Former Obama adviser Anita Dunn told “CBS This Morning” that the president made it clear in his acceptance speech that he will be reaching out, and she warned GOP House leaders, representing Ohio, Virginia and Wisconsin, to keep in mind that their voters also wanted to keep Obama.
“Clearly there’s a lot of momentum and a lot of incentive for people to work together to really find answers to the challenges,” she said.
One of those lawmakers Dunn was referring to was GOP vice presidential nominee Paul Ryan, the Wisconsin congressman who said Wednesday that he plans to return as House Budget Committee chairman. He’ll be involved in negotiations with the White House over fiscal policy, while keeping an eye on a possible presidential run in 2016.
Even though the tea party lost some ground with defeat of some of the movement-backed incumbents, Obama still will have to deal with a large faction of those lawmakers in the House and Senate. Republican Ted Cruz, who handily won his race for a Senate seat in Texas with tea party support, said he plans on compromising only if Obama does the same.
“But let me be clear, if he doesn’t, if he intends to continue down the path of the last four years, more and more spending and debt and taxes and regulations that kill jobs, then I will do everything I can to help lead the effort to stop that, because I think continuing down that path is damaging this country and would hurt an awful lot of Americans,” Cruz said on CBS.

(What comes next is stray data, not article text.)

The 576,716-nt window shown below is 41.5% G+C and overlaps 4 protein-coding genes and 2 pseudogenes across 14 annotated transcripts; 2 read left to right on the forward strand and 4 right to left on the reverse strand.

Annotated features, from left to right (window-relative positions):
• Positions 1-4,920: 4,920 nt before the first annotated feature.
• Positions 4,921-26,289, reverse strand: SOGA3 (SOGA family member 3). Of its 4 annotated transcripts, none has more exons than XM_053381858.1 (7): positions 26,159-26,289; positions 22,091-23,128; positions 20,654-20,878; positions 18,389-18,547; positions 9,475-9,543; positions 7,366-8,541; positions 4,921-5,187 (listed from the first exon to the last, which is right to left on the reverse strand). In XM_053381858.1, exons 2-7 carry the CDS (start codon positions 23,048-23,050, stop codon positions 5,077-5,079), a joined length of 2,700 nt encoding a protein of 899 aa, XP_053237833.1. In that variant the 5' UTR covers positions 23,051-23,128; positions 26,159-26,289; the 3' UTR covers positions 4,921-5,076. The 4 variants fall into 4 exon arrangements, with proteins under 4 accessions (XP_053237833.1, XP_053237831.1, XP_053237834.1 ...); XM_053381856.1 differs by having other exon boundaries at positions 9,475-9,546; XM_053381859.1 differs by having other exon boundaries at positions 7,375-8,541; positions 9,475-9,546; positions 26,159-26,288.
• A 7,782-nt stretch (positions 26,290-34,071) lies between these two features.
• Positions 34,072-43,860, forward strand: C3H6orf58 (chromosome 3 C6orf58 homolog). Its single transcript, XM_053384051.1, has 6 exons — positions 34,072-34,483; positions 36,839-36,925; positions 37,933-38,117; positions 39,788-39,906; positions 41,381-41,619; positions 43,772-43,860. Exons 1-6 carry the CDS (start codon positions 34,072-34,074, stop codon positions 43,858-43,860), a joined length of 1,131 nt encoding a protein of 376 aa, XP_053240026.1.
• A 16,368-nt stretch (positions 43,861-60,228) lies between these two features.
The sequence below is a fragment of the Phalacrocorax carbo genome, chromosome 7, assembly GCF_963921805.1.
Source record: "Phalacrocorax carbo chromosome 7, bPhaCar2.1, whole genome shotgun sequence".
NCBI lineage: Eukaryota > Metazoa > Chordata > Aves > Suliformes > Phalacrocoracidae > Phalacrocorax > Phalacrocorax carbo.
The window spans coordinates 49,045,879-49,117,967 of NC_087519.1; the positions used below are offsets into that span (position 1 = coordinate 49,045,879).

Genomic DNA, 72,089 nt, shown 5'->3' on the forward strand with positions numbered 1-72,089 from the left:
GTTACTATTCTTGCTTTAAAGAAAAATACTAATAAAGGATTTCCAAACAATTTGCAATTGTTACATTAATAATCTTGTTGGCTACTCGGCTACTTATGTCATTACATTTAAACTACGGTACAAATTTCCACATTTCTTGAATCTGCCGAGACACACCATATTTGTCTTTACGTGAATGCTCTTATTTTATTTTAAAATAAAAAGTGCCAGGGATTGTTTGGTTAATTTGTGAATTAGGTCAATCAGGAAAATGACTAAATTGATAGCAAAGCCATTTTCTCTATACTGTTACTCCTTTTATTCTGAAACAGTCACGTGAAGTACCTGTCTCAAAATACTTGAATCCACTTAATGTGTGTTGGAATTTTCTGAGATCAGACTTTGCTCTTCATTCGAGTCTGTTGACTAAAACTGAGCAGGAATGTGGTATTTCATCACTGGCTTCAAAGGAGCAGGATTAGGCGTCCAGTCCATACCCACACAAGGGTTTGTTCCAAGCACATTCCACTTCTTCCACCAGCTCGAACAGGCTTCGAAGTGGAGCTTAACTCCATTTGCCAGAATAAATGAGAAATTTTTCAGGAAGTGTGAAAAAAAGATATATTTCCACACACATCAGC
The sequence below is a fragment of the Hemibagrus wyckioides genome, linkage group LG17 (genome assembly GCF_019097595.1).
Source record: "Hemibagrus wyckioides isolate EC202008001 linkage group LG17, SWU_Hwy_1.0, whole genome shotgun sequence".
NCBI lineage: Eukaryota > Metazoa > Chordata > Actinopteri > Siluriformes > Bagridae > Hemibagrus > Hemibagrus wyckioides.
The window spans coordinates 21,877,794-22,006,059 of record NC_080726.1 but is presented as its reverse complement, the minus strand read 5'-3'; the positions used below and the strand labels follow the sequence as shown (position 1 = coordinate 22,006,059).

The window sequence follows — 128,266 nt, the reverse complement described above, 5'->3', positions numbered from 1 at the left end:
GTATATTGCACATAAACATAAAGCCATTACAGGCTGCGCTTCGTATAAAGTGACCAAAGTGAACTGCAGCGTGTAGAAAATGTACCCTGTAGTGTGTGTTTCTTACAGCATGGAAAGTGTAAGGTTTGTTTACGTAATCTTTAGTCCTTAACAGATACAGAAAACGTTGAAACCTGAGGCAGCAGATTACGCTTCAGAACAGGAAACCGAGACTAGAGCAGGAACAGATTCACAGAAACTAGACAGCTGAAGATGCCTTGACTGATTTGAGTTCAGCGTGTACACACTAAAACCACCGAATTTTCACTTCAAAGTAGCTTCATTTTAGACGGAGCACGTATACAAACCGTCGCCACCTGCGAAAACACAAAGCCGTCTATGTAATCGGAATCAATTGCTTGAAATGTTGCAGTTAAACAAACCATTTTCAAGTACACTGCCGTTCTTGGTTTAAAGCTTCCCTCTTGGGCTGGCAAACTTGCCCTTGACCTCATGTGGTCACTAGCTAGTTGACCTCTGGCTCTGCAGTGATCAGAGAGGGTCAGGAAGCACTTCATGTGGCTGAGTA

Obama’s re-election means his signature health care overhaul will endure, as will the Wall Street overhaul enacted after the economic meltdown. The drawdown of troops in Afghanistan will continue apace. With an aging roster of justices, the president probably will have at least one more nomination to the Supreme Court.
A second term is sure to produce turnover in his Cabinet. Treasury Secretary Timothy Geithner has made it clear he wants to leave at the end of Obama’s first term but is expected to remain in the post until a successor is confirmed. Secretary of State Hillary Rodham Clinton, Obama’s rival for the presidency four years ago, is ready to leave. Defense Secretary Leon Panetta isn’t expected to stay on.
Some Americans were hopeful for progress in Obama’s second term.
“He may not have done a great job in my mind but I kinda trust him,” Jerry Shul said Wednesday morning in New York’s Times Square. “And I feel like he’s gonna keep trying and I feel like when people keep trying in you favor things work out. I have faith in him, I have faith he will get with the Republicans and get something done.”
Overall, Obama won 25 states and the District of Columbia. Romney won 24 states. Florida was too close to call Wednesday. The unofficial count had Obama with a 46,000-vote lead, but Florida historically has left as many as 5 percent of its votes uncounted until after Election Day.